Any other meeting of members conducted throughout the year is called an Extraordinary General Meeting (EGM).

The notice period required for an EGM depends on the type of resolution(s) to be proposed at the meeting; special or ordinary resolution(s) can be proposed and voted.

In case of a special resolution, notice of minimum 21 days must be given, subject to exceptions (i.e. removal of director requires 28 days).  A special resolution is such which has been passed by a majority of not less than 75% of the votes.

In case of an ordinary resolution, notice of minimum 14 days must be given.

Procedure during Meetings

A quorum of members must be present in order to constitute a general meeting (“GM”).  The quorum threshold is usually set in the company Articles.

Every member of a company with voting rights may appoint a proxy to attend and vote in its’ place. Unless the Articles otherwise provide, resolutions at a GM are in the first instance voted on by raising hands. Members have the right to demand a poll vote on any question other than the election of a chairman or adjournment, or a question which specifically requires a demand for poll.  Any provision in the Articles excluding such a right is void.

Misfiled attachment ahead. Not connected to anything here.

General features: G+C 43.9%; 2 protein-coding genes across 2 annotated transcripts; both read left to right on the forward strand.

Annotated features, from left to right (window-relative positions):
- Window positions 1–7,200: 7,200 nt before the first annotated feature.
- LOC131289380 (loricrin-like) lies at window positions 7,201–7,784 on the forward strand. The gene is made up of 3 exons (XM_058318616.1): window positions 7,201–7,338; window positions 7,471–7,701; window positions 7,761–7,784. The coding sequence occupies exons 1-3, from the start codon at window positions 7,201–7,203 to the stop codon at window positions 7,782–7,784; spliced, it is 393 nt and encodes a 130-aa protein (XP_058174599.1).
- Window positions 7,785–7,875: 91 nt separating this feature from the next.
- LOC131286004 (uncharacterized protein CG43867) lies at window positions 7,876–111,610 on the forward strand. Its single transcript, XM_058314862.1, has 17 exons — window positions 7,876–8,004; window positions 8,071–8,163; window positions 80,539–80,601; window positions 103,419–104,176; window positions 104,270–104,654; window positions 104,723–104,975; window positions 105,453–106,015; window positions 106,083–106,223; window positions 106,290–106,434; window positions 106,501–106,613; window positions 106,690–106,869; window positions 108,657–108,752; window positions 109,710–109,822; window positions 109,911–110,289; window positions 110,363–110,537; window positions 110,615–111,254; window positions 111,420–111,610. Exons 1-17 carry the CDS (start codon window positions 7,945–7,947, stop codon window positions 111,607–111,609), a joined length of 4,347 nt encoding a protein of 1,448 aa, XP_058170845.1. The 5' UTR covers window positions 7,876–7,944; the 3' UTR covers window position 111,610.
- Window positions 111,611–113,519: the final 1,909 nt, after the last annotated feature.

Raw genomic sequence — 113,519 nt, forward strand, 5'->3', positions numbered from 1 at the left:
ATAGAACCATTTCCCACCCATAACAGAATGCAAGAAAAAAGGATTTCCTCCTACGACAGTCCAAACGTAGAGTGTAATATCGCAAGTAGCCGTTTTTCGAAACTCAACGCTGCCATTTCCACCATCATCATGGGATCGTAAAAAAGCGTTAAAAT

Legislation requires that Minutes of all general and directors meetings be made up.

The Code states that the purpose of an AGM is to communicate with investors/shareholders and encourage their participation. The Chairman of the Board should make sure that the chairmen of the Audit, Remuneration and Nominations Committees of a company are available to answer questions at the AGM. Proposals which are submitted are adequately and clearly explained to shareholders who should be given sufficient time before the meeting to evaluate them.

Calling a shareholder meeting

A shareholder with not less than one tenth of the paid-up capital of the company may request an EGM through signing a requisition and depositing it at the company’s registered office.

Shareholders’ electronic communication is nowadays common and possible if provided for by the Articles of the company or voted for at the GM.

Shareholders’ liability on company’s debts

A company is a separate legal entity.  Members do not have any personal liabilities for the company’s depts. Liability is limited to the price of the shares held by them.